Champions League quarter-finals, Bayern Munich

Champions League quarter-finals: Analysis of trends in the knockout rounds

The Champions League quarter-finals take place next week and the draw for the semi-finals has already been made so each team knows their potential route to the final in June.

Six of the eight remaining teams hail from England and Spain – three each – with one German and one Portuguese side also among the quarter-finalists.

To understand what could happen this season, we have analysed every Champions League knockout match since the current format was established in 2003/4.

Who has the best Champions League pedigree?

All of the eight remaining clubs have reached the Champions League quarter-finals before, with Benfica the only team who have not progressed any further under this format.

Of the other seven, all except Villarreal have gone on to reach at least one final, with four having won the tournament before. Real Madrid lead the way here with nine semi-final appearances and four trophies won since the 2003/4 revamp.

Who has the most experienced squad?

Real Madrid also lead the way when it comes to Champions League experience, with their squad having accumulated over 1,200 appearances in the competition to date ahead of their meeting with Chelsea.

Bayern Munich and Liverpool are the next most experienced with over 800 each, while Real’s La Liga rivals Villarreal have the fewest prior appearances to draw upon: a little over 300.

Which nation’s clubs have the edge?

If previous clashes between clubs from different leagues are anything to go by then Bayern will be hoping to meet Benfica in the semi-finals.

Since 2003/4, German teams have qualified from all five of their two-legged knockout ties against Portuguese opposition.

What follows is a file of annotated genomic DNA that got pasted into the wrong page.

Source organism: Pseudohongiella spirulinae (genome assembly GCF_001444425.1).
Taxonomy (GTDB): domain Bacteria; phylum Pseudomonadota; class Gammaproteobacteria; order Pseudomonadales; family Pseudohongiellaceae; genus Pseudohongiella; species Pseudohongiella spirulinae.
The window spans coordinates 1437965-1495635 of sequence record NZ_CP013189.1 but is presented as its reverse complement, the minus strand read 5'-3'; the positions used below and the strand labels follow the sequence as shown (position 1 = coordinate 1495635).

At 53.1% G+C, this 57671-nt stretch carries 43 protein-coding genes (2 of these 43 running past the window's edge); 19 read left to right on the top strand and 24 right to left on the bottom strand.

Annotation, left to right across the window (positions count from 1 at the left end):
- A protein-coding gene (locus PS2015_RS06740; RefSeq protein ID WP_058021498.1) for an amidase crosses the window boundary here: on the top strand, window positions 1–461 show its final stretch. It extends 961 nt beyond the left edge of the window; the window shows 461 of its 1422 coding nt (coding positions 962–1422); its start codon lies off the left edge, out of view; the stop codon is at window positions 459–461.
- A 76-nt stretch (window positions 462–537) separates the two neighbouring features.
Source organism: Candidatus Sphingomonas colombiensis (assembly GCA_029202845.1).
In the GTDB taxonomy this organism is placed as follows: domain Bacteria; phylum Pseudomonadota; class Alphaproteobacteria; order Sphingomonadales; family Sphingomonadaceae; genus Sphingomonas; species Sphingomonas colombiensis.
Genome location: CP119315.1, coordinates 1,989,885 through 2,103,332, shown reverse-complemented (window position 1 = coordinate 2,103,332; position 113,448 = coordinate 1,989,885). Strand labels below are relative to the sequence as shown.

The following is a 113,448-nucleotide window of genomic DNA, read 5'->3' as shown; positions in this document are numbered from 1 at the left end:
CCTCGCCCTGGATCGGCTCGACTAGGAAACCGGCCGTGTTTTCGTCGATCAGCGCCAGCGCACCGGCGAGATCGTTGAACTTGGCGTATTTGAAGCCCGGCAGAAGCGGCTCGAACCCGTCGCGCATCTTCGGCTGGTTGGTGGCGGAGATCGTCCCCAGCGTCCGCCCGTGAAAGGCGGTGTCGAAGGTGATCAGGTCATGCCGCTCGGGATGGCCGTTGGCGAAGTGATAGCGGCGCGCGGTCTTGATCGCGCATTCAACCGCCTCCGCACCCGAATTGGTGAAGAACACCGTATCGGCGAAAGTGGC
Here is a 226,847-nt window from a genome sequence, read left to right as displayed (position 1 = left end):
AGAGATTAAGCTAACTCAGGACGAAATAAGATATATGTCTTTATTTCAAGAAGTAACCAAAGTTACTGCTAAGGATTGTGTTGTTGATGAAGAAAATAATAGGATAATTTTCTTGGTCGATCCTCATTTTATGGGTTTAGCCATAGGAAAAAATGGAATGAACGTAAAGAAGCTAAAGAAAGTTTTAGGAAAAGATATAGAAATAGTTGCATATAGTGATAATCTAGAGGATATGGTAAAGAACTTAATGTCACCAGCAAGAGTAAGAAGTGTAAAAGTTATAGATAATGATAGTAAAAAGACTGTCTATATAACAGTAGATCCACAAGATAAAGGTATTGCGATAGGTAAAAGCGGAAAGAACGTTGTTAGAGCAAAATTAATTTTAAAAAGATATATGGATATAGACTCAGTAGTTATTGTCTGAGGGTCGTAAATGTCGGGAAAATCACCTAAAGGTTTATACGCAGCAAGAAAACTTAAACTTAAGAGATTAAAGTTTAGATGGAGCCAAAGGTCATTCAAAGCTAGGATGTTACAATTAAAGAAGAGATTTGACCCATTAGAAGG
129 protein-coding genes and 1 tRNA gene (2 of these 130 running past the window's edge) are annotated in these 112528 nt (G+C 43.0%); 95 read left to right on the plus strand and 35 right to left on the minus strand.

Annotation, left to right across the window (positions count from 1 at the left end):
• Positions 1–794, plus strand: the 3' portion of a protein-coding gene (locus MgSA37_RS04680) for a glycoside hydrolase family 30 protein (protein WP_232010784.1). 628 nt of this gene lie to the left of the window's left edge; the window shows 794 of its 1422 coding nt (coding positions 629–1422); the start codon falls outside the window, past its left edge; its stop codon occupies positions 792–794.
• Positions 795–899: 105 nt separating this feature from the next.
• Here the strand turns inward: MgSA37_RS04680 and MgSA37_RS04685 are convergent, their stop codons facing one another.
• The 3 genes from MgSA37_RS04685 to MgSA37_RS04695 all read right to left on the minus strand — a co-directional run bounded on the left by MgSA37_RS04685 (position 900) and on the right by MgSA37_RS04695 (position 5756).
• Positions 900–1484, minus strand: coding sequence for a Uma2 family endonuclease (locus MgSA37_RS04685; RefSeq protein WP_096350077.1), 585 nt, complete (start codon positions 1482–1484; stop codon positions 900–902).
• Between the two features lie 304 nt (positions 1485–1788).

One side of the quarter-final draw will see two encounters between clubs from Spain and England, with Real’s neighbours Atletico Madrid up against Manchester City, and history favours the Spanish sides.

In 37 meetings under the current format, teams from La Liga have progressed 22 times to the Premier League’s 15, which is more good news for the Madrid clubs.

Does performance in the group stage matter?

This season we have four group winners and four runners-up in the Champions League quarter-finals, but this is an unusual state of affairs.

Teams who topped their group have tended to go further on average, with at least two-thirds of those qualifying for the later knockout rounds having done so.

This bodes well for Bayern, Liverpool, Manchester City and Real Madrid, who all finished first in the group stage – a typical season would have at least three of these four in the semi-finals.

Don’t underestimate the importance of the first leg

In the modern Champions League, the first leg has often been decisive for the home team.

Two-thirds of clubs who won the first leg at home went on to qualify for the next round, compared to fewer than a third who drew it and only around one in 20 who lost in front of their own fans.

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